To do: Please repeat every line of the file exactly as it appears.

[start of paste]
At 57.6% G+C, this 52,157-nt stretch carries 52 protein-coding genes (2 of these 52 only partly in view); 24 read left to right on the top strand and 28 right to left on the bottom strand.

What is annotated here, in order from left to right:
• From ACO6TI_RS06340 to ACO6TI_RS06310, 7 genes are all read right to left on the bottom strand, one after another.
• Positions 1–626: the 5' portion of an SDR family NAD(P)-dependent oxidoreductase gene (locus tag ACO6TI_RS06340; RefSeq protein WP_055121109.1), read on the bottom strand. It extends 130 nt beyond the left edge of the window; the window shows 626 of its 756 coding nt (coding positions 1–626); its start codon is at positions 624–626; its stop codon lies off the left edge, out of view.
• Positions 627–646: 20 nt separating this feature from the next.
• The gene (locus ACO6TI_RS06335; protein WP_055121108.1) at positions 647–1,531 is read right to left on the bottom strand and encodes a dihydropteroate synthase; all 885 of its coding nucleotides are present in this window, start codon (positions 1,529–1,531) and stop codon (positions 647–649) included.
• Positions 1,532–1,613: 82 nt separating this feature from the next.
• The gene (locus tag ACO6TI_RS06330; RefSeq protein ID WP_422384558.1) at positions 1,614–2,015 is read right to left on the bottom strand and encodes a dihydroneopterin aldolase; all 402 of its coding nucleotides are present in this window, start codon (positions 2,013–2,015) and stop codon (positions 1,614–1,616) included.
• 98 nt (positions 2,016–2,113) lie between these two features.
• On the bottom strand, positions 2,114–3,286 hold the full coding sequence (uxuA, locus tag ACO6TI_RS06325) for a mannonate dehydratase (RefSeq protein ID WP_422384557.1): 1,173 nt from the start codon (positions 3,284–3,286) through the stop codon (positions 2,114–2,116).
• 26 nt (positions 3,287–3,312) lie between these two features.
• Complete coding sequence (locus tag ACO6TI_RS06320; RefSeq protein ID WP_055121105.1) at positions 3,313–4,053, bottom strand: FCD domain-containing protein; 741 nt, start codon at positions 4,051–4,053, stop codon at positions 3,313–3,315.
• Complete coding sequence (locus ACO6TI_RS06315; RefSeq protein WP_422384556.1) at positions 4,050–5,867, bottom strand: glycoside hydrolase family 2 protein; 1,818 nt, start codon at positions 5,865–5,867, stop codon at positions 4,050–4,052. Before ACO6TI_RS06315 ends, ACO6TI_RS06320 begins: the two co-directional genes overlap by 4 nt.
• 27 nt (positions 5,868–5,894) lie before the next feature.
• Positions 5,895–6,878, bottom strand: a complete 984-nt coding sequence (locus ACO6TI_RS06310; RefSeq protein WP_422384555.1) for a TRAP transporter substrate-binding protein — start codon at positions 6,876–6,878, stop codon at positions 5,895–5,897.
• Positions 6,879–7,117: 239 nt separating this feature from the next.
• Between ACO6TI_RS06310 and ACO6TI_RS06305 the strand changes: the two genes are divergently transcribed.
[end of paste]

At 57.6% G+C, this 52,157-nt stretch carries 52 protein-coding genes (2 of these 52 only partly in view); 24 read left to right on the top strand and 28 right to left on the bottom strand.

What is annotated here, in order from left to right:
• From ACO6TI_RS06340 to ACO6TI_RS06310, 7 genes are all read right to left on the bottom strand, one after another.
• Positions 1–626: the 5' portion of an SDR family NAD(P)-dependent oxidoreductase gene (locus tag ACO6TI_RS06340; RefSeq protein WP_055121109.1), read on the bottom strand. It extends 130 nt beyond the left edge of the window; the window shows 626 of its 756 coding nt (coding positions 1–626); its start codon is at positions 624–626; its stop codon lies off the left edge, out of view.
• Positions 627–646: 20 nt separating this feature from the next.
• The gene (locus ACO6TI_RS06335; protein WP_055121108.1) at positions 647–1,531 is read right to left on the bottom strand and encodes a dihydropteroate synthase; all 885 of its coding nucleotides are present in this window, start codon (positions 1,529–1,531) and stop codon (positions 647–649) included.
• Positions 1,532–1,613: 82 nt separating this feature from the next.
• The gene (locus tag ACO6TI_RS06330; RefSeq protein ID WP_422384558.1) at positions 1,614–2,015 is read right to left on the bottom strand and encodes a dihydroneopterin aldolase; all 402 of its coding nucleotides are present in this window, start codon (positions 2,013–2,015) and stop codon (positions 1,614–1,616) included.
• 98 nt (positions 2,016–2,113) lie between these two features.
• On the bottom strand, positions 2,114–3,286 hold the full coding sequence (uxuA, locus tag ACO6TI_RS06325) for a mannonate dehydratase (RefSeq protein ID WP_422384557.1): 1,173 nt from the start codon (positions 3,284–3,286) through the stop codon (positions 2,114–2,116).
• 26 nt (positions 3,287–3,312) lie between these two features.
• Complete coding sequence (locus tag ACO6TI_RS06320; RefSeq protein ID WP_055121105.1) at positions 3,313–4,053, bottom strand: FCD domain-containing protein; 741 nt, start codon at positions 4,051–4,053, stop codon at positions 3,313–3,315.
• Complete coding sequence (locus ACO6TI_RS06315; RefSeq protein WP_422384556.1) at positions 4,050–5,867, bottom strand: glycoside hydrolase family 2 protein; 1,818 nt, start codon at positions 5,865–5,867, stop codon at positions 4,050–4,052. Before ACO6TI_RS06315 ends, ACO6TI_RS06320 begins: the two co-directional genes overlap by 4 nt.
• 27 nt (positions 5,868–5,894) lie before the next feature.
• Positions 5,895–6,878, bottom strand: a complete 984-nt coding sequence (locus ACO6TI_RS06310; RefSeq protein WP_422384555.1) for a TRAP transporter substrate-binding protein — start codon at positions 6,876–6,878, stop codon at positions 5,895–5,897.
• Positions 6,879–7,117: 239 nt separating this feature from the next.
• Between ACO6TI_RS06310 and ACO6TI_RS06305 the strand changes: the two genes are divergently transcribed.